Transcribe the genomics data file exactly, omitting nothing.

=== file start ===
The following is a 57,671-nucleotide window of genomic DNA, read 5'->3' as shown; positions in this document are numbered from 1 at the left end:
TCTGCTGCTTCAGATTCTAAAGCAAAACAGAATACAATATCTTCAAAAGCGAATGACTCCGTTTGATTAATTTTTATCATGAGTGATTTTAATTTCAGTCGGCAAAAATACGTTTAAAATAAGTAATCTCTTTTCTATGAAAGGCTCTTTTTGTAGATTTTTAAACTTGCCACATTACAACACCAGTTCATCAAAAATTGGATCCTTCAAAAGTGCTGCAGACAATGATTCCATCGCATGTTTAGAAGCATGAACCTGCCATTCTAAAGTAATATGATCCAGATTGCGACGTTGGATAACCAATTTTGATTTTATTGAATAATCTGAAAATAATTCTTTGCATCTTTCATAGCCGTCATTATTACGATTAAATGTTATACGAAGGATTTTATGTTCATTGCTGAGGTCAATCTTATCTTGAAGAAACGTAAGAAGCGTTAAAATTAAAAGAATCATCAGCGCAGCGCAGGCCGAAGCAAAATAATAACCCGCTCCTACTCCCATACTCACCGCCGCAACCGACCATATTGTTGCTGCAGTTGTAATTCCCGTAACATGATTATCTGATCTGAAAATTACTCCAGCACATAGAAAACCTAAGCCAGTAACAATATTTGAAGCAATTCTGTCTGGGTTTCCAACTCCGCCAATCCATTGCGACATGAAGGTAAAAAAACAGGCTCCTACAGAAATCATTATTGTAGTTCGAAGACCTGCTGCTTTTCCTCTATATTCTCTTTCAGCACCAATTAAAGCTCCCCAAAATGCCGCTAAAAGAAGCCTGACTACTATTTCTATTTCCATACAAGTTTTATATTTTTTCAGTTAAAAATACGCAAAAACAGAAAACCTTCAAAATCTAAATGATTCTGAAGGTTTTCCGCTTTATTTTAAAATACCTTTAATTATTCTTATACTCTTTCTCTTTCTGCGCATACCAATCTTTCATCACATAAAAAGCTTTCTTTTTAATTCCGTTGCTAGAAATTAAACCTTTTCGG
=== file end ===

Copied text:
The following is a 57,671-nucleotide window of genomic DNA, read 5'->3' as shown; positions in this document are numbered from 1 at the left end:
TCTGCTGCTTCAGATTCTAAAGCAAAACAGAATACAATATCTTCAAAAGCGAATGACTCCGTTTGATTAATTTTTATCATGAGTGATTTTAATTTCAGTCGGCAAAAATACGTTTAAAATAAGTAATCTCTTTTCTATGAAAGGCTCTTTTTGTAGATTTTTAAACTTGCCACATTACAACACCAGTTCATCAAAAATTGGATCCTTCAAAAGTGCTGCAGACAATGATTCCATCGCATGTTTAGAAGCATGAACCTGCCATTCTAAAGTAATATGATCCAGATTGCGACGTTGGATAACCAATTTTGATTTTATTGAATAATCTGAAAATAATTCTTTGCATCTTTCATAGCCGTCATTATTACGATTAAATGTTATACGAAGGATTTTATGTTCATTGCTGAGGTCAATCTTATCTTGAAGAAACGTAAGAAGCGTTAAAATTAAAAGAATCATCAGCGCAGCGCAGGCCGAAGCAAAATAATAACCCGCTCCTACTCCCATACTCACCGCCGCAACCGACCATATTGTTGCTGCAGTTGTAATTCCCGTAACATGATTATCTGATCTGAAAATTACTCCAGCACATAGAAAACCTAAGCCAGTAACAATATTTGAAGCAATTCTGTCTGGGTTTCCAACTCCGCCAATCCATTGCGACATGAAGGTAAAAAAACAGGCTCCTACAGAAATCATTATTGTAGTTCGAAGACCTGCTGCTTTTCCTCTATATTCTCTTTCAGCACCAATTAAAGCTCCCCAAAATGCCGCTAAAAGAAGCCTGACTACTATTTCTATTTCCATACAAGTTTTATATTTTTTCAGTTAAAAATACGCAAAAACAGAAAACCTTCAAAATCTAAATGATTCTGAAGGTTTTCCGCTTTATTTTAAAATACCTTTAATTATTCTTATACTCTTTCTCTTTCTGCGCATACCAATCTTTCATCACATAAAAAGCTTTCTTTTTAATTCCGTTGCTAGAAATTAAACCTTTTCGG